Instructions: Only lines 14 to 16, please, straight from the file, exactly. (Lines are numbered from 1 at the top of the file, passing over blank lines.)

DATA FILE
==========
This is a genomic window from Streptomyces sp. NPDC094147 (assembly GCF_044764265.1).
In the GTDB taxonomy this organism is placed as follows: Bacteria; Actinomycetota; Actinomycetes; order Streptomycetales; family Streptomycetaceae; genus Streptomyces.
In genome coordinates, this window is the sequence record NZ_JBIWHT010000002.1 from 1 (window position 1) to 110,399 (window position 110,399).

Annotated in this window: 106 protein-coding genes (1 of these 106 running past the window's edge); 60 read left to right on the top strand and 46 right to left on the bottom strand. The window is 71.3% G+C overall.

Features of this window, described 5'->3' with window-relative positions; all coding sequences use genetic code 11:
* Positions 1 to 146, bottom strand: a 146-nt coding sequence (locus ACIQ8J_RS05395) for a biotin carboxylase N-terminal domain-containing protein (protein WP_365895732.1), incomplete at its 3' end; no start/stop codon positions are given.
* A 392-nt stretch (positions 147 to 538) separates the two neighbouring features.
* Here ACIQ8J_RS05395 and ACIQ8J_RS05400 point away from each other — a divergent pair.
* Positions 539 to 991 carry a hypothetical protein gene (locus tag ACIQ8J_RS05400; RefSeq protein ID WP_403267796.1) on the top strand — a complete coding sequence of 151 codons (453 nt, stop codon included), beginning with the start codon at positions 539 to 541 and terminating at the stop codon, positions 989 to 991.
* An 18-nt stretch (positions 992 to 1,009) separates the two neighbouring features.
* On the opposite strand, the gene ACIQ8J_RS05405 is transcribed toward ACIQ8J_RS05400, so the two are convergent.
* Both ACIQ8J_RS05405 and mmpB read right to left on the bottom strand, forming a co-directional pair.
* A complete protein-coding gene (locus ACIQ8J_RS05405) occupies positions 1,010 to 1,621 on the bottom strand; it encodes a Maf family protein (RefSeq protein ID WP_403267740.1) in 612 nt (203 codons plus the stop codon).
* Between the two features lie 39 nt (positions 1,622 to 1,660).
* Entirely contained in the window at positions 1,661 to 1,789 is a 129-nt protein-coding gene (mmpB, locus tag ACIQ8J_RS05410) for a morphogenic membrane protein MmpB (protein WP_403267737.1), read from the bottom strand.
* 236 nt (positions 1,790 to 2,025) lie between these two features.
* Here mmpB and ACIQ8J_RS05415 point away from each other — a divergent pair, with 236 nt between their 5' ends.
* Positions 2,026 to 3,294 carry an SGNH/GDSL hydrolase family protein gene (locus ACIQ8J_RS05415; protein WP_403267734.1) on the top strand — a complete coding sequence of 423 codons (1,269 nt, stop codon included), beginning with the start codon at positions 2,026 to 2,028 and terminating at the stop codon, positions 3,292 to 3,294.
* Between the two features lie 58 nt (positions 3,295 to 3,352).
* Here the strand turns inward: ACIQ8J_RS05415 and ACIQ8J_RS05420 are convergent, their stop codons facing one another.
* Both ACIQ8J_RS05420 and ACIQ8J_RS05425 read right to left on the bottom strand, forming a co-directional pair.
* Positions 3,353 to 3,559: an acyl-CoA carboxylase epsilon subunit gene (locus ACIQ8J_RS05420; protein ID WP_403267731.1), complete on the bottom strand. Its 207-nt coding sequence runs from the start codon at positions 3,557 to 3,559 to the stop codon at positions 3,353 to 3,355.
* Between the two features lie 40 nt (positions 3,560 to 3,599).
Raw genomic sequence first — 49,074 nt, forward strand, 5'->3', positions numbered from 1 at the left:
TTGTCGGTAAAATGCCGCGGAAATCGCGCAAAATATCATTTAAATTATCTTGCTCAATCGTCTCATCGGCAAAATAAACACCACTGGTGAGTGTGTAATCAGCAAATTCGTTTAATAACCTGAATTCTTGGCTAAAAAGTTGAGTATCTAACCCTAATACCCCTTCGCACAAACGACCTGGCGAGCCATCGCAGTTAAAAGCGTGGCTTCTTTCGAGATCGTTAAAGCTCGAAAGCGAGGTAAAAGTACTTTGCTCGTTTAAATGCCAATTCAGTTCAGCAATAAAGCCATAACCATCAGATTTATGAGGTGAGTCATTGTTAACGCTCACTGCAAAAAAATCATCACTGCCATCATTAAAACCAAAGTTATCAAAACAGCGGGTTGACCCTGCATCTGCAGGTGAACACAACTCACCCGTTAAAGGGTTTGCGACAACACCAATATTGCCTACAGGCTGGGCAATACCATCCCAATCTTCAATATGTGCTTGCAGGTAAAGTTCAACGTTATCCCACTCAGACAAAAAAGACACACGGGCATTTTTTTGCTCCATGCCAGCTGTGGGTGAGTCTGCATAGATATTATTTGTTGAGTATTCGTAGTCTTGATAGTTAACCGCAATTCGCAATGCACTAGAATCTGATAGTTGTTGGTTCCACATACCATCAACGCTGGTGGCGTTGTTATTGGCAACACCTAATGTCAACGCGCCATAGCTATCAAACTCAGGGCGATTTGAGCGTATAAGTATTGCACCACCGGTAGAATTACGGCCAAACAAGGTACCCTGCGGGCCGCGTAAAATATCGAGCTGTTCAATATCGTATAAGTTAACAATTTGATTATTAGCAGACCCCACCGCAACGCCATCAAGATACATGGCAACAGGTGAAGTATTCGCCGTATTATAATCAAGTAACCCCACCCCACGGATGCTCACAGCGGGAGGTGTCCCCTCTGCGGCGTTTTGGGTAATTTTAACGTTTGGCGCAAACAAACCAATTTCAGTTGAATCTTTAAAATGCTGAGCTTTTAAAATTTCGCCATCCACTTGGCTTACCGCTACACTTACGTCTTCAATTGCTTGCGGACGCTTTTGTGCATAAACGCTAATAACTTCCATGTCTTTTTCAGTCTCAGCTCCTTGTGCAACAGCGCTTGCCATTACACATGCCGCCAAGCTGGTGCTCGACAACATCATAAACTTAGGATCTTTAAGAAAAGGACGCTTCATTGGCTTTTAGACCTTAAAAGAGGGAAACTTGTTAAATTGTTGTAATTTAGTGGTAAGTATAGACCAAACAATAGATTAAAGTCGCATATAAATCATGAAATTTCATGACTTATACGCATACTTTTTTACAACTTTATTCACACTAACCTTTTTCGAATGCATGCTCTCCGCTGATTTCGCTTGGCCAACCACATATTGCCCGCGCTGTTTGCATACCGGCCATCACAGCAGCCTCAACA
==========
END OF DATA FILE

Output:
* Between the two features lie 39 nt (positions 1,622 to 1,660).
* Entirely contained in the window at positions 1,661 to 1,789 is a 129-nt protein-coding gene (mmpB, locus tag ACIQ8J_RS05410) for a morphogenic membrane protein MmpB (protein WP_403267737.1), read from the bottom strand.
* 236 nt (positions 1,790 to 2,025) lie between these two features.